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Gary_Yngve

rope physics

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Let's assume a rope is modeled by an elastic spring.

Let's neglect the force of gravity once the rope starts going tight.

 

The most force in the system occurs when all the kinetic energy is absorbed and transferred into potential energy in the spring of the form .5ks^2.

 

KE = PE

 

mgy = .5ks^2

 

F = ks = sqrt(2kmgy)

 

So assume we have a single rope.

Under a load of 80kg, its maximum impact force is rated at f.

 

As a twin rope, under a load of 80kg, its maximum impact force should be 2*(single rope fall with 40kg), which by the formula above, is 2*sqrt(40/80)*f = 1.4*f.

 

As a double rope, under a load of 55kg and just one strand weighted, its force should be sqrt(55/80)*f = .83*f.

 

Or another way of looking at it: if my double rope has impact force d, then tested as a single rope it should have force 1.2d and tested as twin ropes force 1.7d.

 

Why does all this matter?

It means that if my double rope is rated to 5 kN, as twins, it would be good at 8.5 kN.

 

But where it doesn't make sense is with the Beal Joker.

The Joker is advertised as:

single: 8.2

double: 6

twin: 9.5

 

I don't get it. The numbers don't work out. Is the effect of gravity during the fall or second-order effects really that significant?

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Hmm... physics is definitely not my strong suit, but perhaps it's due to how the Joker's dynamic elongation works? As a single it goes 37% (80kg mass) and 32% as a half (55kg mass), so my uneducated, shot-from-the-hip guess is the Joker's particular elongation characteristics during the half-rope test accounts for the seeming discrepancy.

 

Keep in mind, too, that the testing labs are less than perfect in their implementation of test procedures. I had more than a few manufacturers tell me of how they would send test ropes off the same spool to multiple labs only to receive widely varying results from each lab, and even get notable discrepancies within a single lab day-to-day. That's what killed the edge-resistance test (which was a bogus test anyway) -- rope A passes in labs X and Y, but fails in lab Z.

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Ropes certainly aren't perfectly elastic, but I'm talking in the physics world of spherical cows. In the regime of climbing falls, the rope should behave pretty elastically -- that's the whole basis of the fall-factor.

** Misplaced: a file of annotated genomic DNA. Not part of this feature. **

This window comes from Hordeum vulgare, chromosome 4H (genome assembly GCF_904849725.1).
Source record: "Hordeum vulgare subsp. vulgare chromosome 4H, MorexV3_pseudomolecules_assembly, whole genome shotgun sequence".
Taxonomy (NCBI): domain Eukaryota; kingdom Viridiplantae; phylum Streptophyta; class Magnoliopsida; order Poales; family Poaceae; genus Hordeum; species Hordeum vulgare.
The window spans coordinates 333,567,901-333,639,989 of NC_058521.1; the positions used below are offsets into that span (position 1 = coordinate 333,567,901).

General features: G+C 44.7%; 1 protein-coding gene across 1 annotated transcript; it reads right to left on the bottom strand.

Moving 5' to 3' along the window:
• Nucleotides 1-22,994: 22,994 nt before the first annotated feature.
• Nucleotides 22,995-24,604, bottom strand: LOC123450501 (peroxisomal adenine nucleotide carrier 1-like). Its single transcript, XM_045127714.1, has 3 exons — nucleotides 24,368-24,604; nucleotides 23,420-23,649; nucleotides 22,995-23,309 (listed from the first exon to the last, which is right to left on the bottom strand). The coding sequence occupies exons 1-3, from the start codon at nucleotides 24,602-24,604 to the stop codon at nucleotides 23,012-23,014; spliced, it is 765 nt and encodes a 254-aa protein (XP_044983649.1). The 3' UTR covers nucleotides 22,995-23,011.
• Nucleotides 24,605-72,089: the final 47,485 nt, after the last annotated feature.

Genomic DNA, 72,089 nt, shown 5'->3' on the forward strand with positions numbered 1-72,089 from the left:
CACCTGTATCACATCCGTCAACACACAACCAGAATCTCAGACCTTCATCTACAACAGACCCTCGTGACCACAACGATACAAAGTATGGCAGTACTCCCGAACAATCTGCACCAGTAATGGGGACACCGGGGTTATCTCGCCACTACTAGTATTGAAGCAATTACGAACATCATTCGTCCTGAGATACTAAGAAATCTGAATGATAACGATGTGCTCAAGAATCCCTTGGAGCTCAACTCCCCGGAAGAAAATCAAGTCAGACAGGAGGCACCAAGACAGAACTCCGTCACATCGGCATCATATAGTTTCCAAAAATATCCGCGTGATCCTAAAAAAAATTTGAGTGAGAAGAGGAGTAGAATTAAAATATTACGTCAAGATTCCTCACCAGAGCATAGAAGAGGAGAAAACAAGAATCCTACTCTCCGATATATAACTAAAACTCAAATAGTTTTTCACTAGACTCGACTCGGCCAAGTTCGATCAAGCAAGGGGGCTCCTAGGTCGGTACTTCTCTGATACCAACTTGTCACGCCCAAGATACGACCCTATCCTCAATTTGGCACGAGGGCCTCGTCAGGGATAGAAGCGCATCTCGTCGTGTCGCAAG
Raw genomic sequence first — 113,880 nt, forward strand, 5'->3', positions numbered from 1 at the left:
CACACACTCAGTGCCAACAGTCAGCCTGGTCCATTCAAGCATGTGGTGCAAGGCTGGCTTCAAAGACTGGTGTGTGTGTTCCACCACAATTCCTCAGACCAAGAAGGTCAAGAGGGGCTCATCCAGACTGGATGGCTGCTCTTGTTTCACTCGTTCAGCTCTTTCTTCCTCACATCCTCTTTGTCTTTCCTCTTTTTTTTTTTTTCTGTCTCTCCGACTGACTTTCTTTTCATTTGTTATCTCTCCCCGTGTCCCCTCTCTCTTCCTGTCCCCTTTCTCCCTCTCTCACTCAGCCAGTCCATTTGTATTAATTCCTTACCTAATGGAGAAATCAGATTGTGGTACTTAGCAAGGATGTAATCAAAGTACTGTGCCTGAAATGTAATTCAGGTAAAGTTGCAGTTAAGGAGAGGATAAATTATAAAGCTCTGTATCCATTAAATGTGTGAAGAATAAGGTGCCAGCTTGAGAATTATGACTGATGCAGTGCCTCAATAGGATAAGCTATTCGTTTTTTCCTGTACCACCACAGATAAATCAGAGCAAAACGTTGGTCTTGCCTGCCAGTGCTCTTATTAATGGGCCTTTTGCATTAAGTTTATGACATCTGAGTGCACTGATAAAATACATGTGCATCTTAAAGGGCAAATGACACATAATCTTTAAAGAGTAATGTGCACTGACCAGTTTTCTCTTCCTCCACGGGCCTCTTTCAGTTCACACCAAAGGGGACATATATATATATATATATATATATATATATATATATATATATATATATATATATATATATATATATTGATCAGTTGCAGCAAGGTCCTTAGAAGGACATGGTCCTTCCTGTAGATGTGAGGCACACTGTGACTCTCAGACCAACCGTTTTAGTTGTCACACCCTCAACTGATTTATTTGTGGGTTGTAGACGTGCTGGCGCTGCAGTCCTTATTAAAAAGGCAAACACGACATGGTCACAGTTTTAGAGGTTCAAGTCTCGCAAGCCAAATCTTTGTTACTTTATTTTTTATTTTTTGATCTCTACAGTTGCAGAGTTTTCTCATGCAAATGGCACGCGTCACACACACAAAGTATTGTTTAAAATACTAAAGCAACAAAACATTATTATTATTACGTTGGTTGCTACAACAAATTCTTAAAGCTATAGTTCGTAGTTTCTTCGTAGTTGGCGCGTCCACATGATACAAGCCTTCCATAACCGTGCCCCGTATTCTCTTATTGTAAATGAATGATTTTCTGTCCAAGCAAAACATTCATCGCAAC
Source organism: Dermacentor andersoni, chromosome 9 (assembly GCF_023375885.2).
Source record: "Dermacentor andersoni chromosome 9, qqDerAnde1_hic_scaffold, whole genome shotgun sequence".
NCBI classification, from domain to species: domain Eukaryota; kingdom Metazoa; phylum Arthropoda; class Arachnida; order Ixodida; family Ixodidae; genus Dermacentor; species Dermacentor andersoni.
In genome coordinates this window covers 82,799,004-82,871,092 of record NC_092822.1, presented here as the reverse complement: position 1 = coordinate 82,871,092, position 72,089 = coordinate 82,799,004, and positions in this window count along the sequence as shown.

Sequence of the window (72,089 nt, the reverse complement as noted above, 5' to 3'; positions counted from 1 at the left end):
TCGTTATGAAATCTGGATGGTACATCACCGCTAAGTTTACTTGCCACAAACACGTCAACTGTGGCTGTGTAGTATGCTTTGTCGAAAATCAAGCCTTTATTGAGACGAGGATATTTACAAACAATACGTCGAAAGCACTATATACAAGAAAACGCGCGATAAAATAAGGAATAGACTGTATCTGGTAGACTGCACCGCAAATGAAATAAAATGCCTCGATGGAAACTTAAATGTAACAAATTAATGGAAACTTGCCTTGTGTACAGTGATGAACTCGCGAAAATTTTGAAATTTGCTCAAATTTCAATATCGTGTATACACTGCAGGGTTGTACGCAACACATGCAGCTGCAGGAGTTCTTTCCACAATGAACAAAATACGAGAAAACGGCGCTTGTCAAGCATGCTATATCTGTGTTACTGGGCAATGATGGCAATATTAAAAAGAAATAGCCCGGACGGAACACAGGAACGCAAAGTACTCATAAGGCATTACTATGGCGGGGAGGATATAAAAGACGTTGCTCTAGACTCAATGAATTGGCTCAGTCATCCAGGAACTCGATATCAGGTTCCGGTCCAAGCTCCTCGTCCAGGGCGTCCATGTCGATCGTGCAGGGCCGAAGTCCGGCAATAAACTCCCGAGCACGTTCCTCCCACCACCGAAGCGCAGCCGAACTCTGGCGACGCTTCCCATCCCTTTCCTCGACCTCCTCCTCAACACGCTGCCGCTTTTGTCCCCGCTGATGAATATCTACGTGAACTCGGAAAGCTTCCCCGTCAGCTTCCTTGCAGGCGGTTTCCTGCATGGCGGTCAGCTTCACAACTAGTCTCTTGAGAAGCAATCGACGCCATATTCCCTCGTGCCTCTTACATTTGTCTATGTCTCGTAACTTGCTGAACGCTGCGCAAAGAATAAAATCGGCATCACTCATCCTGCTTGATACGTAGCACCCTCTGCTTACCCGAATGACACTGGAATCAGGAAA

I'd use a higher-order model and simulate it if I couldn't solve it analytically, but the problem is I don't have the data to discover the system parameters. So I'm stuck assuming ropes are elastic.

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Aren't there a number of ropes now that ae rated as half/twin? You could assume something like a voigt model (easier than a zenner model and I dont think creep effects have any baring on the calculation)

con_vk.png

 

This should give you a first order differential equation. Perhaps you could solve for the constants using some of the current twin/half systems, then see if the solution is valid for the Joker.

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Bringing up some very painful memories...damped spring-mass systems....taylor series solutions to higher order diff. eq's....the trauma is slowly fading with time.

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Right Trogdor, it's not hard to write a first-order diffeq incorporating damping

 

m*(x';x") = (0,1;k1,k2)*(x;x') - (0,m*g)

 

k1 can be solved for explicitly given static elongation, as k2=0 then.

 

Once I solve for k1, I can solve for k2 afterward using the max impact force, though with only one point of data, it may not be very accurate. I suppose for the Joker, I'll have three points of data.

 

I'll put it onto the queue and get back to yall in a week.

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I fell on my Jokers as twins and they worked. I fell on my Jokers as doubles and they worked. I don't fall on a Joker as a single. I apply the ice leading mentality. In all seriousness I am curious what you guys come up with. I foolishly took chemistry instead of physics and can barely follow your posts beyond the first line or two.

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Why don't you brain trustees branch out into topology and figure out how a rope can tie an overhand knot in the middle of the rope while there is a climber tied into each end. mad.gifmad.gifmad.gifmadgo_ron.gifmadgo_ron.gifmadgo_ron.gifhahaha.gif

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